Can you get a divorce while pregnant? It’s a national question mark. A gray area that isn’t mentioned until it becomes an issue. “There’s no clear-cut area of the law,” said Alan Kopit, practicing lawyer and Legal Editor for Lawyers.com
. “It depends on where you live as to whether you can get divorce if you’re pregnant. It’s a very important issue, and I think states are struggling with it.”
Lawyer and Webmaster of Divorceinfo.com,
Lee Borden says the question appears on his discussion board every few months. “It’s one of those things that can be totally consuming when it is an issue,” said Borden.
For expecting mother Amanda Fox, 25, the issue has been very real and very frustrating. She first found out about the impossibility of getting divorced while pregnant in her state of Arizona while researching Web sites and filling out paperwork. “I was disturbed because I didn’t know that you couldn’t get a divorce while pregnant. Nor have I ever known anyone in that situation,” Fox said. “Once I found out that I wasn’t ‘allowed’ to get a divorce, I just pushed it to the back of my mind,” explained Fox. “I put the blame to myself because now I can’t get a divorce.”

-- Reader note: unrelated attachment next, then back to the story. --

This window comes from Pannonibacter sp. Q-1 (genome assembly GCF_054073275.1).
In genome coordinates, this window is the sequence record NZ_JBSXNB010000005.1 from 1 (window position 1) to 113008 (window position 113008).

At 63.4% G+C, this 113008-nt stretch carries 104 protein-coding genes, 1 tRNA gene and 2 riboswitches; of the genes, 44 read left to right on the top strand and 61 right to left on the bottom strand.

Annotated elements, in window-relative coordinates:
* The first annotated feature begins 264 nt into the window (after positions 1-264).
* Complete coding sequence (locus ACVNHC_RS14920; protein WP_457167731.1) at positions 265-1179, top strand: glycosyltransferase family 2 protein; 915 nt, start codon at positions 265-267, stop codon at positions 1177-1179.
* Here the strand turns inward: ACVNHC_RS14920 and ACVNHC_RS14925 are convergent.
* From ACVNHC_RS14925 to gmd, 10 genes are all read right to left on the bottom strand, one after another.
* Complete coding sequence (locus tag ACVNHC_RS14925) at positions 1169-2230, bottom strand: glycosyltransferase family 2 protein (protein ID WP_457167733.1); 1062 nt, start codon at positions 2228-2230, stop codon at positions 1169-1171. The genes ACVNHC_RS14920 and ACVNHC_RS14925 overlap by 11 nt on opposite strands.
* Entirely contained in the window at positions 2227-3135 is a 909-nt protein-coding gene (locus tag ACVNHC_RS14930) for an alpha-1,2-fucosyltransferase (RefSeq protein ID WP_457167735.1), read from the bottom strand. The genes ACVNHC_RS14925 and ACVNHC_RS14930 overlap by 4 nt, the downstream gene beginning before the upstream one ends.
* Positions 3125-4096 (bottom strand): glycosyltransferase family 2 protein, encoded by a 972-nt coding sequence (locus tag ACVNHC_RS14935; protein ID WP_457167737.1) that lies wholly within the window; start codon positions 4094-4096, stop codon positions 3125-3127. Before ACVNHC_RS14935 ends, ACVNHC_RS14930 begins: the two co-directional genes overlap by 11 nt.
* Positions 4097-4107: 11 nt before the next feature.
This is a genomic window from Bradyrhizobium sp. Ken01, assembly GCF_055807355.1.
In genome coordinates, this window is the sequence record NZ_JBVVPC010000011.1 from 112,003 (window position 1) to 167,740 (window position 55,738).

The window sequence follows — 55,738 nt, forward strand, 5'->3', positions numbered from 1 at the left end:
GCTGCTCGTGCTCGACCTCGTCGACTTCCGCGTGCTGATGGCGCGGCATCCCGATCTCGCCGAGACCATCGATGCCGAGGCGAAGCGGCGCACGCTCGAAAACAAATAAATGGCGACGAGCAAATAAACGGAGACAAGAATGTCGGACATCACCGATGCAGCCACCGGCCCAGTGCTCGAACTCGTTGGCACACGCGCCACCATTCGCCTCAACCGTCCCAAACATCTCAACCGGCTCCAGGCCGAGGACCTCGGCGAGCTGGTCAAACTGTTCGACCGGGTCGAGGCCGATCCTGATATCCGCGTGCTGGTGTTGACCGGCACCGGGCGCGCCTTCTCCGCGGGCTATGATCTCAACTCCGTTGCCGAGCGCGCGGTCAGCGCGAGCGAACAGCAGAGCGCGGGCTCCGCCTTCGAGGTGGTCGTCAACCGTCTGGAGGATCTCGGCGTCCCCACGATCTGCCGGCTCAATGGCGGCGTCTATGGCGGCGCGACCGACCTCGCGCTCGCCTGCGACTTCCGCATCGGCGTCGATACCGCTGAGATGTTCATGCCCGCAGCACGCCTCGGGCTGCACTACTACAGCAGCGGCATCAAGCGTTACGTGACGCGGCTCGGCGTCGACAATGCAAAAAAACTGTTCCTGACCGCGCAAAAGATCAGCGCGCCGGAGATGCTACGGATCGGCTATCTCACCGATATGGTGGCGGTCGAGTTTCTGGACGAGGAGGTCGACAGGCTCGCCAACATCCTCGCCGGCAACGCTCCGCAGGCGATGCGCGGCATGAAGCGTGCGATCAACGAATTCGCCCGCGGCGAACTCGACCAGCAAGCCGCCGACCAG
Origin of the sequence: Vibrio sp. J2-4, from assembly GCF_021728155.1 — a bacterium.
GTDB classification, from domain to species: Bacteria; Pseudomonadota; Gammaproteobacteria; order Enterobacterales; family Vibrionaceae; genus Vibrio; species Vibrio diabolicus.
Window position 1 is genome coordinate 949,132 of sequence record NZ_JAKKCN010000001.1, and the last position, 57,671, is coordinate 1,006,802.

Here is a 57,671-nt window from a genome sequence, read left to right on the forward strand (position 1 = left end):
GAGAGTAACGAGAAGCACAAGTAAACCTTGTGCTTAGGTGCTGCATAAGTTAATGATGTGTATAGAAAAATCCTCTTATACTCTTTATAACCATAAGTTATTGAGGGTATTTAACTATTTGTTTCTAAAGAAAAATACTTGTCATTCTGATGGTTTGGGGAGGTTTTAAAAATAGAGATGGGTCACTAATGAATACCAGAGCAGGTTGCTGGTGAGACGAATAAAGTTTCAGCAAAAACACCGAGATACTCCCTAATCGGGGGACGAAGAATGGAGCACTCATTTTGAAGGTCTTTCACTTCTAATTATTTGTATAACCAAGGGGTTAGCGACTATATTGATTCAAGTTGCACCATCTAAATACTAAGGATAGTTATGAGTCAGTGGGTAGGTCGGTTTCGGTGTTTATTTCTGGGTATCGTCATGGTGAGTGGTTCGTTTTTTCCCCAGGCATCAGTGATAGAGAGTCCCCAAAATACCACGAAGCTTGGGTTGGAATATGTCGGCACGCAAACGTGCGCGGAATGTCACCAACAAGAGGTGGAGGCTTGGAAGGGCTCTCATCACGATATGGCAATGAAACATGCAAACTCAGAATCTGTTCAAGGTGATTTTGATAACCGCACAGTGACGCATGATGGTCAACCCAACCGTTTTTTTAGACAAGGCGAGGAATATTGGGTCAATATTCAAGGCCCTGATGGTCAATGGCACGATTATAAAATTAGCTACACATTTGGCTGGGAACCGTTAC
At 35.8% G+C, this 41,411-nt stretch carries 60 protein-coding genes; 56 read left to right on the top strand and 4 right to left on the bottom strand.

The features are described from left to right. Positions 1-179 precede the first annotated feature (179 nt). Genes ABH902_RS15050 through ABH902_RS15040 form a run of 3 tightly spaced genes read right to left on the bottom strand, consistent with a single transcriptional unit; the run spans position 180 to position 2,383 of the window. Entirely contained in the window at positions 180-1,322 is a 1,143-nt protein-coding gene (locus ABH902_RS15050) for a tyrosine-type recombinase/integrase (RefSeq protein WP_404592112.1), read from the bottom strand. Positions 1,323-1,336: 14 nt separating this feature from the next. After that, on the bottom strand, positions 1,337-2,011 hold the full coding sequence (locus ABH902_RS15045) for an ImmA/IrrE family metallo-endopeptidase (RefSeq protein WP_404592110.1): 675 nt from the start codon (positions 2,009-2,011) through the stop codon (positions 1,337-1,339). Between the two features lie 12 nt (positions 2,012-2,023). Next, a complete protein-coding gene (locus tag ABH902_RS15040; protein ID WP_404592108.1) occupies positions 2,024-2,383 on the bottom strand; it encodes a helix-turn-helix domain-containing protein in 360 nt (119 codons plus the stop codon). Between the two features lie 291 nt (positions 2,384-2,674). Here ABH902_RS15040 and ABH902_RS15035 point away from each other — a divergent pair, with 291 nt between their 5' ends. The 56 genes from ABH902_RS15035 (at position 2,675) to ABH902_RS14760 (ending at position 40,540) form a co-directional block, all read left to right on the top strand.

Licensed Marriage and Family Therapist and author of the self-help system PerfectlyPositive.com
, Gail Thoen has counseled many couples and individuals in situations similar to Fox’s over the course of 20 years. “In every life there are predictable and not predictable events and. . . a person has to make choices,” said Thoen.
Divorce is a life-altering event that creates a critical transition point in a person’s life. “For example, you file for divorce, it’s in the court, and you find out you’re pregnant--there’s no turning back. This is a critical change in the respondent’s life and in the whole family system.”
Thoen emphasizes that feeling guilty or blaming yourself is unnecessary because there’s no way to change the past. “The appropriate thing to do is plan for the future in a responsible way. No blame, no shame,” Thoen says. “You’re welcoming a new baby into the world and that’s a joyful situation, you welcome new life and bring this baby into a loving environment. You did the best you could under difficult circumstances.”
However, even after the baby is born and the divorce is final, the emotional work is far from over. “Most people don’t dream of getting a divorce and pregnant by another man. There has to be appropriate grieving and [her] main job is taking care of herself and this baby,” Thoen says. “It is the death of a dream and the beginning of a new dream. You have to put it to rest and move on.”
Additionally, there are many legal issues — such as property and finances — that can be taken care of prior to the due date. “When you go into court with papers in hand,” Kopit says, “any issues that can be resolved beforehand would be so helpful because they have to get resolved anyway.”